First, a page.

I have quite the to-be-read pile this year, and I can’t wait to tackle it! Last year I decided I wanted to read more, and in December I found this great reading challenge for the year. Technically I cheated a little because I started reading my first book in 2018, but I finished it in 2019 so I’m counting it! Here’s a look at what’s on the short list for the TBR pile:
Mennonite in a Little Black Dress by Rhoda Janzen
Not long after Rhoda Janzen turned forty, her world turned upside down. It was bad enough that her husband of fifteen years left her for Bob, a guy he met on Gay.com, but that same week a car accident left her injured. Needing a place to rest and pick up the pieces of her life, Rhoda packed her bags, crossed the country, and returned to her quirky Mennonite family’s home, where she was welcomed back with open arms and offbeat advice. (Rhoda’s good-natured mother suggested she get over her heartbreak by dating her first cousin―he owned a tractor, see.)
Written with wry humor and huge personality―and tackling faith, love, family, and aging―Mennonite in a Little Black Dress is an immensely moving memoir of healing, certain to touch anyone who has ever had to look homeward in order to move ahead.
Turtles in the Road by Rhonda and Kaley Rhea
Piper Cope was so sure the Lord called her to be a pastor’s wife. So when her pastor/fiancé breaks it off, she’s every kind of puzzled. Does God even have a purpose for her anymore? On the road halfway between the bridges she’s burned and some kind of new start, she encounters the most unexpected detour. She swerves on a rainy road to miss a turtle and ends up in a ditch with an airbag to the face. Now stuck in this little town, she wonders how in the world she could’ve gotten her God-signals so very crossed. And how in the world is she supposed to know what He wants her to do now? In the meantime, at least the community center guy, Jay Marler, has her working a temporary job there. Problem is, somehow she’s coaching a children’s basketball team. She does not…basketball. And she certainly does not children
Indivisible by Travis Thrasher
Darren and Heather Turner share a passion for serving God, family, and country. When Darren is deployed to Iraq as an army chaplain, Heather vows to serve military families back home as she cares for the couple’s three young children.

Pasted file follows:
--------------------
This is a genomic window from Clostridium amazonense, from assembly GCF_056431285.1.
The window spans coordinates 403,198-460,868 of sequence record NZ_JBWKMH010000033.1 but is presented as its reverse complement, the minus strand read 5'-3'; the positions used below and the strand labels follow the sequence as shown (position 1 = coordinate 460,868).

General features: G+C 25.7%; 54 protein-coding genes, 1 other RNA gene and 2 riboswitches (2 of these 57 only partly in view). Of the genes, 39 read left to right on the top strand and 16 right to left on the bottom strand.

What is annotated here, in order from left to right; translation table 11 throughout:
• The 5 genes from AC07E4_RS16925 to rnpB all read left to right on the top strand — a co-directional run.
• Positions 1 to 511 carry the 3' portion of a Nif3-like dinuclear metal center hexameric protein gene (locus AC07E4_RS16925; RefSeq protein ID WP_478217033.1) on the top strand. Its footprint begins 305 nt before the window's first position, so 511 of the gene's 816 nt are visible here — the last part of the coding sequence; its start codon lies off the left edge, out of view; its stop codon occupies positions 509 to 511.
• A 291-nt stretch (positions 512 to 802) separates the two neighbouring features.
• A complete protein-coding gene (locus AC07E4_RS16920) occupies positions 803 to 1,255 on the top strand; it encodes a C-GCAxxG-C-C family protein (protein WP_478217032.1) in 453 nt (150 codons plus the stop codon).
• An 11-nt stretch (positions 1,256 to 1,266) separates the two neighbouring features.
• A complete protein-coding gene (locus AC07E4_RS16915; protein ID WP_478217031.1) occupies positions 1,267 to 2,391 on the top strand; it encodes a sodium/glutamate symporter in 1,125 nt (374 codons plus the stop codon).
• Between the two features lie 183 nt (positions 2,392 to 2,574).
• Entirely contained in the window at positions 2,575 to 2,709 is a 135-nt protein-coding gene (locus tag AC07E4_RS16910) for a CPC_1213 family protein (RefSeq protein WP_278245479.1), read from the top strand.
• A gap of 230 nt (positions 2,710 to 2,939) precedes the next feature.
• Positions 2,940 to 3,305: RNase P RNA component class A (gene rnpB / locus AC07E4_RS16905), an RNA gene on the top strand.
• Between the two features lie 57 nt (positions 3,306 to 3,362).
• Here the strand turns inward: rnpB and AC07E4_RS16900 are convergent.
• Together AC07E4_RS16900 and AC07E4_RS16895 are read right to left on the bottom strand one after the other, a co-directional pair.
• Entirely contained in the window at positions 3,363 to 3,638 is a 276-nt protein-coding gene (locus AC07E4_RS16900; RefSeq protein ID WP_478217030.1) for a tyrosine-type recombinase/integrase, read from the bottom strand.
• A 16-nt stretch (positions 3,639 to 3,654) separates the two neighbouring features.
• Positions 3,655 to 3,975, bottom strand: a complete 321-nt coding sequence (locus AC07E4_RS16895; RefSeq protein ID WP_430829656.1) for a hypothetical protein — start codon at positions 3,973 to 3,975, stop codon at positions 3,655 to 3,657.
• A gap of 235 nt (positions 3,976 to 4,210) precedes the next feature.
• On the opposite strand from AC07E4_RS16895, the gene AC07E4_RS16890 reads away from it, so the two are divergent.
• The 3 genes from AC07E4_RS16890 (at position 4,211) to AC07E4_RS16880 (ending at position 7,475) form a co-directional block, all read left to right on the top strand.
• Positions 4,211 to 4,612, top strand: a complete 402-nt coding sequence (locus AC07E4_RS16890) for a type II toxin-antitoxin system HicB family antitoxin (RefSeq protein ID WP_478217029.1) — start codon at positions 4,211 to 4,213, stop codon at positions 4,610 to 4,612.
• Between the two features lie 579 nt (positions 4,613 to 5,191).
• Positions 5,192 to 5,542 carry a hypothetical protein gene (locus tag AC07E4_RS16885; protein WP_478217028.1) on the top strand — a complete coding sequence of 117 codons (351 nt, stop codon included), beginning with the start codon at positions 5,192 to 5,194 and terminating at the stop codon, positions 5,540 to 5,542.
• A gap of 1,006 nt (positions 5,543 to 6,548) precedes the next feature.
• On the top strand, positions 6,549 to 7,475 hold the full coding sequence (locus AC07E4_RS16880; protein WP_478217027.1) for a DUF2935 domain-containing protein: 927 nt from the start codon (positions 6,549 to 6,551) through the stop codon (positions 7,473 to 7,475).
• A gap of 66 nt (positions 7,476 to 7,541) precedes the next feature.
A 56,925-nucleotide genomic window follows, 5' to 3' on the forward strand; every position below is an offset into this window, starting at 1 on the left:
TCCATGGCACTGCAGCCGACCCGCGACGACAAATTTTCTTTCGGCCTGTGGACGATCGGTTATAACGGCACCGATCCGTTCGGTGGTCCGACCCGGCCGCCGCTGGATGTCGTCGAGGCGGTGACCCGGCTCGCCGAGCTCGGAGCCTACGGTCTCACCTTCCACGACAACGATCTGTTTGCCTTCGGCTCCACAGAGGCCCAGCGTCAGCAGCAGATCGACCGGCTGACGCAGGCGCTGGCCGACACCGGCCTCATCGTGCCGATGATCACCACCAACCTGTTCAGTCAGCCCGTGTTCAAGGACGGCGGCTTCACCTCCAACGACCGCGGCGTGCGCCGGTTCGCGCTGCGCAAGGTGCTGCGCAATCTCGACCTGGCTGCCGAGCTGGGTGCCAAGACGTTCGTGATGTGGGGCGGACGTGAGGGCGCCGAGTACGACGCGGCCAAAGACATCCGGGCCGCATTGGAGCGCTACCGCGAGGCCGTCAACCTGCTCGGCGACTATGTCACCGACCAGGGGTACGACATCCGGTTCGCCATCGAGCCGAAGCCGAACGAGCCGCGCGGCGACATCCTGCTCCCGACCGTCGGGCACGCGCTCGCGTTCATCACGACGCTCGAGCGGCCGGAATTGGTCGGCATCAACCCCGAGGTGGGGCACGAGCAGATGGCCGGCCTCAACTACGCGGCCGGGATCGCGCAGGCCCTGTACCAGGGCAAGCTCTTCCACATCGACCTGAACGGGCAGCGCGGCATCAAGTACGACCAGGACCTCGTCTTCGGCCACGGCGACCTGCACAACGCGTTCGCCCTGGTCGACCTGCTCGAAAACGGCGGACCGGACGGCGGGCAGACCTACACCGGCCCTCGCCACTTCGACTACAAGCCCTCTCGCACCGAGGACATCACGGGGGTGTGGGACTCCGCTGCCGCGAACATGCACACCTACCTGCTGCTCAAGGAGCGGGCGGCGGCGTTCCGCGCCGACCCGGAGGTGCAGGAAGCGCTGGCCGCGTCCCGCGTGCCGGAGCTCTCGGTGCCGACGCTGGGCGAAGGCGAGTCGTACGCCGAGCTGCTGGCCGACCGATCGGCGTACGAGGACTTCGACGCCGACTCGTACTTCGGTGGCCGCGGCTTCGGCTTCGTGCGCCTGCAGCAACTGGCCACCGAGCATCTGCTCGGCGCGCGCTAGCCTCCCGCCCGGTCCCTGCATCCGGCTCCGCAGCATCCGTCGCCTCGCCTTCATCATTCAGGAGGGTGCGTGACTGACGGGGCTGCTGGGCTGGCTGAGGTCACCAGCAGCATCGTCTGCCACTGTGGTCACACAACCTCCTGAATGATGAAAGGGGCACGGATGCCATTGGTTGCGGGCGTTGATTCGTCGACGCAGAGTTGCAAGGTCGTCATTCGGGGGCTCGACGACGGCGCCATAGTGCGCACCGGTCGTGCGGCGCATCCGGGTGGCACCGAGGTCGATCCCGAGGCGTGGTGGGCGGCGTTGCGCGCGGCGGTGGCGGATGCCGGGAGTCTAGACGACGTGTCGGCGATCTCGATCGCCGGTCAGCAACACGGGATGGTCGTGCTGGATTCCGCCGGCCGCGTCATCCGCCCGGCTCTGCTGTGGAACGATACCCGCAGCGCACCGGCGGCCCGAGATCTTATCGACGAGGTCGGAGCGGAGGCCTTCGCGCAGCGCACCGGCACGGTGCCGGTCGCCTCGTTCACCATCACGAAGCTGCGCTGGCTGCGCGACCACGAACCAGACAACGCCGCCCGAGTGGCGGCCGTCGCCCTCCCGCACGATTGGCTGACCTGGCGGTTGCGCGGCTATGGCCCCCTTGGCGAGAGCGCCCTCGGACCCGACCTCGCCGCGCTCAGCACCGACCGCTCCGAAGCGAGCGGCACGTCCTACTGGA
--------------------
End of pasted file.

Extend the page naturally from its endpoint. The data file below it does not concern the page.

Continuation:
Darren knows he’s overseas to support the troops in their suffering as their chaplain. What he doesn’t know is how he will get through his own dark moments. And as communication from Darren dwindles, Heather wonders what is happening in her husband’s heart. Meanwhile, she’s growing weary in the day-to-day life of a military base—each child’s milestone Darren will never see, each month waiting for orders, each late-night knock on the door.
When Darren returns, he is no longer the husband Heather once knew. She is no longer the woman Darren wed. And so it’s at home that the Turners face their biggest battle: to save their marriage.
Based on the screen play by David Evans, Indivisible is a tribute to the beauty of serving our country, the courage of choosing love in the darkness, and the power of a God who never gives up hope.
Plot Versus Character: A Balanced Approach to Writing Great Fiction by Jeff Gerke
What’s more important to a story: a gripping plot or compelling characters? Literary-minded novelists argue in favor of character-based novels while commercial novelists argue in favor of plot-based stories, but the truth of the matter is this: The best fiction is rich in both.
Enter Plot Versus Character. This hands-on guide to creating a well-rounded novel embraces both of these crucial story components. You’ll learn to:
- Create layered characters by considering personality traits, natural attributes, and backgrounds
- Develop your character’s emotional journey and tie it to your plot’s inciting incident
- Construct a three-act story structure that can complement and sustain your character arc
- Expose character backstory in a manner that accentuates plot points
- Seamlessly intertwine plot and character to create a compelling page-turner filled with characters to whom readers can’t help but relate
- And much more
Filled with helpful examples and friendly instruction, Plot Versus Character takes the guesswork out of creating great fiction by giving you the tools you need to inject life into your characters and momentum into your plots.
What are you reading?